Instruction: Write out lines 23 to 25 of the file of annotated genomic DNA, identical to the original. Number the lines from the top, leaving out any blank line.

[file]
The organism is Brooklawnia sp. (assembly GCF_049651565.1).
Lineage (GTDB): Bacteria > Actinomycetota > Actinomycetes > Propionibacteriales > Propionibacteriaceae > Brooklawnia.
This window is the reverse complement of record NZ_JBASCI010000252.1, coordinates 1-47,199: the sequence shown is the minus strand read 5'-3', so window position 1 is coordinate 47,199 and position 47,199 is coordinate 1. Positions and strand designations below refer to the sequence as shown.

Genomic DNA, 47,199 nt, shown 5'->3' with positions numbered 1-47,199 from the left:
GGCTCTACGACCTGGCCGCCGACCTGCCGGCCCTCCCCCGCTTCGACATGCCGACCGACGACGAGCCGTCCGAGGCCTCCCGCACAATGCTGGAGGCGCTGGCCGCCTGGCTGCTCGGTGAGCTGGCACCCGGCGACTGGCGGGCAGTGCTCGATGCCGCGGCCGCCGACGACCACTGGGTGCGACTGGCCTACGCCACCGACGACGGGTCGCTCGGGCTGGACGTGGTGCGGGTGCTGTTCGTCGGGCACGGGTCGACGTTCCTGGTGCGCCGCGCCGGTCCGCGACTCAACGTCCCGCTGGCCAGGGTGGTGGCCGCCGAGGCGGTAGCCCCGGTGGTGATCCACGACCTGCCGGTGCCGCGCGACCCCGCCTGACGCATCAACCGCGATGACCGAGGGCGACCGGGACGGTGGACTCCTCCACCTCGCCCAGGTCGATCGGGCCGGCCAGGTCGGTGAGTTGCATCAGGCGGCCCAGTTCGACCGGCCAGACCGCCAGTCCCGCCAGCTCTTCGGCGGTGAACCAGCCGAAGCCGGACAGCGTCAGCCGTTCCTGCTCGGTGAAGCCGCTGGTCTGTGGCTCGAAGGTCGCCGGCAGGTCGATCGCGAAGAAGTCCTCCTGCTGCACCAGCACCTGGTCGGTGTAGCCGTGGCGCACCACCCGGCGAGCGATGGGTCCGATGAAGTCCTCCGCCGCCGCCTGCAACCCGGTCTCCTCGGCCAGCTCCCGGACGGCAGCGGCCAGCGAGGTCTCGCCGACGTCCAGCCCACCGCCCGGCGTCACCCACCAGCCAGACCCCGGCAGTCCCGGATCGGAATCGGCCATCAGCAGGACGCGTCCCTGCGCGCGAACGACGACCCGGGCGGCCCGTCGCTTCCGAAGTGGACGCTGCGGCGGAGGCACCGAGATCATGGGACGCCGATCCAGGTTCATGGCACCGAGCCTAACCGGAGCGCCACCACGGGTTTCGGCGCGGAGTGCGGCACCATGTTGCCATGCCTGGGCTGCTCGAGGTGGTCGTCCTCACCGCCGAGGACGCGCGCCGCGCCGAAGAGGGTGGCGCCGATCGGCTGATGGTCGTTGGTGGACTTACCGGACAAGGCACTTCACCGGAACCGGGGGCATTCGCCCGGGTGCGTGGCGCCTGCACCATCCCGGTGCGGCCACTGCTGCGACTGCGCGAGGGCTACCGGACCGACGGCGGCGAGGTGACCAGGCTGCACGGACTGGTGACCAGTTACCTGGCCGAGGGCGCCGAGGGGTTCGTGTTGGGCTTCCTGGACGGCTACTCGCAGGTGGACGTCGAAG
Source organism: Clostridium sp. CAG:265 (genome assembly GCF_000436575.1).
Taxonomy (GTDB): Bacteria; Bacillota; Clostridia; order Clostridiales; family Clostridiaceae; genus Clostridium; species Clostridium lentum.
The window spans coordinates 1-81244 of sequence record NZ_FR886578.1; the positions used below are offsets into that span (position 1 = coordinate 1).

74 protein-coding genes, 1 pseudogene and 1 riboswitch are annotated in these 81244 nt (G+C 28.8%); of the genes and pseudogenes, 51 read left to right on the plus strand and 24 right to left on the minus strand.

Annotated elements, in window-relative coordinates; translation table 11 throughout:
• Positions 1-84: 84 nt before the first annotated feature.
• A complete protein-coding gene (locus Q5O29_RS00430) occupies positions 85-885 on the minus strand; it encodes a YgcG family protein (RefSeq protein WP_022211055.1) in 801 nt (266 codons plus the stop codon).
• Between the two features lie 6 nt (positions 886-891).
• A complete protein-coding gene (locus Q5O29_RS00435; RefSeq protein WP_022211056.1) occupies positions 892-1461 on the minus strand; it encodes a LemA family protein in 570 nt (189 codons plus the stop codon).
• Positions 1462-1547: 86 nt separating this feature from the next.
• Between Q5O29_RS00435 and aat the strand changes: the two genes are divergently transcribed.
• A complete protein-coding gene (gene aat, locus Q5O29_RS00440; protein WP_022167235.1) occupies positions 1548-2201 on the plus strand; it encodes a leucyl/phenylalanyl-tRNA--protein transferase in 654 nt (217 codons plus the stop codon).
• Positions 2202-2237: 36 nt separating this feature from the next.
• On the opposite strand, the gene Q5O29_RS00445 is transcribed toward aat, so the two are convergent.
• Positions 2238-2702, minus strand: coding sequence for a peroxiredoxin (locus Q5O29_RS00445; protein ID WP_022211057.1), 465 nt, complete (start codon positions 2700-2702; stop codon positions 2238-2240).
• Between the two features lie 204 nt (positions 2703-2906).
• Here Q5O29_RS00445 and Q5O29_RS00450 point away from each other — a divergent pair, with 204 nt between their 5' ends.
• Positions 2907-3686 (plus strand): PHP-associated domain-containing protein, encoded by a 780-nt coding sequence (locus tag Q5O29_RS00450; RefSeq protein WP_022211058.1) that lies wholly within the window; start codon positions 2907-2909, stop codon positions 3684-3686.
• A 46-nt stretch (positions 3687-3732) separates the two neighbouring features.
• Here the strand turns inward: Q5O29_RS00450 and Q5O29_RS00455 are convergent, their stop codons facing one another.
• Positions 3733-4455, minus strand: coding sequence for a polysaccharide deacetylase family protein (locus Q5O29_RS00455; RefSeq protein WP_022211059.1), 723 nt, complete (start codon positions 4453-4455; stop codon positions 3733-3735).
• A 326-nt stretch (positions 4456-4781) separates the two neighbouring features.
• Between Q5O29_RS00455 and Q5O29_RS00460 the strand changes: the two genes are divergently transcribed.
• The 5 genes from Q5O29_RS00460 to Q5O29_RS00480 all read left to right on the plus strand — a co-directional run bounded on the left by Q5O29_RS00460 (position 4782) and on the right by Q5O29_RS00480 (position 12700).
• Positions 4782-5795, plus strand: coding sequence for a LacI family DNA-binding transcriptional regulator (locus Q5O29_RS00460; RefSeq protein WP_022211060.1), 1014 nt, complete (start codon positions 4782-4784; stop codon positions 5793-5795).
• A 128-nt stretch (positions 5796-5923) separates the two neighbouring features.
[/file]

• Positions 2907-3686 (plus strand): PHP-associated domain-containing protein, encoded by a 780-nt coding sequence (locus tag Q5O29_RS00450; RefSeq protein WP_022211058.1) that lies wholly within the window; start codon positions 2907-2909, stop codon positions 3684-3686.
• A 46-nt stretch (positions 3687-3732) separates the two neighbouring features.
• Here the strand turns inward: Q5O29_RS00450 and Q5O29_RS00455 are convergent, their stop codons facing one another.